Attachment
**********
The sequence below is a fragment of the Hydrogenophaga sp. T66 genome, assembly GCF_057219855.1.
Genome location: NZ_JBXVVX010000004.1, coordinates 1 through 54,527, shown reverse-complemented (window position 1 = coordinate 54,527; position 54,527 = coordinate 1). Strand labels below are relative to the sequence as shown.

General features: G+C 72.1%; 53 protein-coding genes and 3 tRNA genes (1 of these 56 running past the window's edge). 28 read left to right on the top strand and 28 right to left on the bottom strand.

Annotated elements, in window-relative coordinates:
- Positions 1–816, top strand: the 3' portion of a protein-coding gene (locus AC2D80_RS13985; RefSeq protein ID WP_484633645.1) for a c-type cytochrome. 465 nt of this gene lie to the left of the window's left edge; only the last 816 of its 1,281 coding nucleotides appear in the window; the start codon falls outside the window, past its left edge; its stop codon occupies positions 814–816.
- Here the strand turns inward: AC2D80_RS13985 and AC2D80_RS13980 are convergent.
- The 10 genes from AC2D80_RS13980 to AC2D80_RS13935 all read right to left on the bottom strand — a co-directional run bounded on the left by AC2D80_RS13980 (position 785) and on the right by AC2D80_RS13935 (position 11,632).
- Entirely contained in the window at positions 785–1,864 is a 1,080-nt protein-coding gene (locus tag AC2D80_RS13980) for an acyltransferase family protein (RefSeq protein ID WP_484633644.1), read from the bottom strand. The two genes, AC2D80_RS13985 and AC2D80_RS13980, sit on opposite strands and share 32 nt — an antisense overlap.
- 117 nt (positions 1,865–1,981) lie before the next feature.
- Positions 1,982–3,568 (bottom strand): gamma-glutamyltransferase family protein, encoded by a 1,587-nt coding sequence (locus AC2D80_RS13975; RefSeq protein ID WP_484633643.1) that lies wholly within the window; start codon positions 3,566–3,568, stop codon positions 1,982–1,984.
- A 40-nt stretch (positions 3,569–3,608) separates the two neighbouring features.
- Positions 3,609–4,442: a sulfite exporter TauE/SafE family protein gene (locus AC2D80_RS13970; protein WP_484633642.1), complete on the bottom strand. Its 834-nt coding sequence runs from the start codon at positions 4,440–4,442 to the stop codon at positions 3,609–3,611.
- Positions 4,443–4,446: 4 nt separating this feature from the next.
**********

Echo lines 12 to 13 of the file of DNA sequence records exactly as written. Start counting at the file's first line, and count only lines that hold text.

- Positions 3,609–4,442: a sulfite exporter TauE/SafE family protein gene (locus AC2D80_RS13970; protein WP_484633642.1), complete on the bottom strand. Its 834-nt coding sequence runs from the start codon at positions 4,440–4,442 to the stop codon at positions 3,609–3,611.
- Positions 4,443–4,446: 4 nt separating this feature from the next.